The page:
Former House member Jason Brodeur is running unopposed for the GOP nomination. Five Democrats are on the primary ballot: employment lawyer Patricia Sigman, engineer Rick Ashby, attorney Alexis Carter, and two activists, Alexander Duncan and Guerdy Remy.
William W. Large, president, Florida Justice Reform Institute. Credit. FJRI website.
“We believe it’s important that a pro-business individual like Jason Brodeur be elected to the Florida Senate,” Large said.
Large is looking, too, at Senate District 27, where GOP House members Ray Rodrigues and Heather Fitzenhagen are contesting that primary. Rodrigues has drawn an endorsement from Gaetz, as Florida Politics has reported.
Fitzenhagen, by the way is a trial lawyer — a bête noire for a group like Large’s.
“It’s going to be competitive. The trial lawyers are supporting Heather Fitzenhagen; the business community is supporting Ray Rodrigues,” Large said.
Additionally, the Senate District 39 race “will be important in the general,” Large said. That’s the race to replace Anitere Flores, a Republican who will term out of the seat, which covers Monroe and a portion of Miami-Dade counties. Tort reformers didn’t always find her a reliable vote.
The Democratic primary pits state House member Javier Fernández against Daniel Horton-Diaz, a former aide to U.S. Rep. Debbie Mucarsel-Powell.
Democratic pickups in these races “could change the direction of the entire state Senate,” Large said. “There are important House races, but I don’t know that the House is going to change if one or two people lose.”
The AFL-CIO is closely watching dark money spending in some races — that’s financing channeled through political committees to obscure its origins.
One of them is Senate District 33 in Broward County, where Democrat Perry Thurston faces three Democrats in Tuesday’s primary. According to a News Service of Florida report, political committees linked to Republicans have been sending mailers describing Thurston as a closet Republican.
Another dark money campaign is happening in Senate District 9, the Seminole and Volusia county seat, Templin said. A group called Floridians for Equality and Justice issued mailers calling Patricia Sigman a “do-nothing mouthpiece” and praising Rick Ashby, the Tampa Bay Times has reported.
“In some of those instances we’ve increased our activities, whether it be direct mail to our members and their families, virtual phone banks, or other activities,” Templin said.
State Rep. Al Jacquet, Democrat representing part of Palm Beach County. Credit: Florida House of Representatives.
And he’s watching House District 88, in Palm Beach, where Democratic incumbent Al Jacquet has drawn four Democrats as his challengers: public housing official Omari Hardy, radio host Bob Louis Jeune, attorney Sienna Osta, and former Riviera Beach councilman Cedrick Thomas.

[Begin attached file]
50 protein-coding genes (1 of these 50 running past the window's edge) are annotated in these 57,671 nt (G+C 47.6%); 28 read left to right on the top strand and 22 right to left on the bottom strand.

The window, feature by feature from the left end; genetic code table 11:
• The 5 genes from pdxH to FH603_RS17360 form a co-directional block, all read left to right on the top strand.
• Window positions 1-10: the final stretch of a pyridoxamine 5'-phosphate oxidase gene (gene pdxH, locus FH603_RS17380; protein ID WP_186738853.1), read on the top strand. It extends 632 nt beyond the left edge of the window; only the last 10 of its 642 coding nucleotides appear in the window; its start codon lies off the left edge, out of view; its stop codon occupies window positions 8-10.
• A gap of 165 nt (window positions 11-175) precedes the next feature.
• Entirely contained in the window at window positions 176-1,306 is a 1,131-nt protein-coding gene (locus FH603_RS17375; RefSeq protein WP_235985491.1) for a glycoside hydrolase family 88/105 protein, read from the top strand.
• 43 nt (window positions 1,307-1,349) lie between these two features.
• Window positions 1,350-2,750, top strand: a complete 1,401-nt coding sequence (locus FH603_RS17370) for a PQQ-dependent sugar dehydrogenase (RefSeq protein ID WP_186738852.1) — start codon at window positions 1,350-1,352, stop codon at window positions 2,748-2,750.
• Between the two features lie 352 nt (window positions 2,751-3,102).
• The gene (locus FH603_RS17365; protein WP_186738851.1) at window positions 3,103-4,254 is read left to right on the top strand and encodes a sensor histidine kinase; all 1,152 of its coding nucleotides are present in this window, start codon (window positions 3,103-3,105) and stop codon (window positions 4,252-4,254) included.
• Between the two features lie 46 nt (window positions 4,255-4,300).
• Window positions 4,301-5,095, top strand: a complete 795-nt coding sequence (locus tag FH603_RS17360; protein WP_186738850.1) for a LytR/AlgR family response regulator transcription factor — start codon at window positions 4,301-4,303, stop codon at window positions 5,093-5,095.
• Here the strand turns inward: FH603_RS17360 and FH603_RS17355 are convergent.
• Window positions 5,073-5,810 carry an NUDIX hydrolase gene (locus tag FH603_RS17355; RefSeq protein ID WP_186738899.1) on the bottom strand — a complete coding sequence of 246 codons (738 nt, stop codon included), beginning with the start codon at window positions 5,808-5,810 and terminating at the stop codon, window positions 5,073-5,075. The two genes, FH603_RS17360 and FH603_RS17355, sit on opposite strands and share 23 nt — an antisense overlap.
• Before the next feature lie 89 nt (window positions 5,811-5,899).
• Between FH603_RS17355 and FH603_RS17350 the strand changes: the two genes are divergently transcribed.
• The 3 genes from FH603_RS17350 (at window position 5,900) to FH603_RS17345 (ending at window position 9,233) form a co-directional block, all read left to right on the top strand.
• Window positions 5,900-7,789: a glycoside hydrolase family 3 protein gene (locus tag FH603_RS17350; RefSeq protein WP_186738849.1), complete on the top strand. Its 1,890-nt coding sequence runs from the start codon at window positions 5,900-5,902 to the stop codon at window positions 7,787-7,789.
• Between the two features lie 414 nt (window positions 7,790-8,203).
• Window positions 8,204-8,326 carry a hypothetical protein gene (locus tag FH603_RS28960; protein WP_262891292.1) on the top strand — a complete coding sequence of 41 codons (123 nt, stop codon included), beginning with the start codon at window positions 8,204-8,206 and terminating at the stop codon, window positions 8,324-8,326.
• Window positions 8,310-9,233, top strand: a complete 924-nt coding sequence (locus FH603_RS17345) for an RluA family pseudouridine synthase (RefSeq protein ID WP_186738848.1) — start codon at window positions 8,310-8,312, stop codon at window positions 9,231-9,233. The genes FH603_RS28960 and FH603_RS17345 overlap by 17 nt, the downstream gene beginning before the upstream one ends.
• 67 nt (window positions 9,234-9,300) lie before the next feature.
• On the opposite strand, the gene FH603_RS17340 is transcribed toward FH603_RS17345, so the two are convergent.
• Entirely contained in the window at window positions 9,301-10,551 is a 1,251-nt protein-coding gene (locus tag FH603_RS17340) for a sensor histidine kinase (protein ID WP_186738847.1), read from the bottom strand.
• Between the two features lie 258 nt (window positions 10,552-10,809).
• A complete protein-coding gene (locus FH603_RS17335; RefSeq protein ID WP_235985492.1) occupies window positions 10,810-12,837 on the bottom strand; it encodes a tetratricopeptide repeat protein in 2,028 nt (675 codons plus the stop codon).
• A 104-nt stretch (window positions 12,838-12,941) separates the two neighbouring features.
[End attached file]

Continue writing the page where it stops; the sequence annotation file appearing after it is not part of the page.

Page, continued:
Jacquet, running for his third term, drew criticism from several Democratic House colleagues after directing anti-gay slurs against Hardy, who has said he is not gay but was raised by two mothers, according to this Florida Politics report.
“We’re really pushing for Omari Hardy. We think that’s much better for representation of that district,” Templin said.
Zdravecky, of Ruth’s List, said the organization supports 64 candidates for state and local office but no congressional seats.
The organization is behind Jasmen Rogers-Shaw in the House District 95 race in Broward.
Michele Rayner, running in House District 70 in Tampa Bay, and Rogers-Shaw “would be the first black queer women that would be elected to the Florida House. That would be a very big victory for equality and racial justice,” Zdravecky said.
Ruth’s List also supports Patricia Sigman in Senate District 9 and Tina Polsky in Senate District 29. Zdravecky, too, decried the influx of dark money against Sigman, saying the other side “really sees her as a threat.”
“We can certainly mobilize our donors and do a lot of social media about what’s happening,” she said.
In the state House, the organization hopes to flip House District 105, the South Florida seat Ana Maria Rodriguez is leaving to run for the Senate. Ruth’s List’s candidate is attorney Maureen Porras, competing with leasing agent Javier Estevez for the Democratic nomination. Mental health counselor Pedro Barrios, Sweetwater City Commissioner David Borrero and attorney Bibiana Potestad are in the Republican primary.
Ruth’s List also includes candidates seeking election or reelection to the Senate without primary challengers — Zdravecky mentioned Ausley in Tallahassee, Linda Stewart in Orange County, and Lori Berman in Palm Beach County.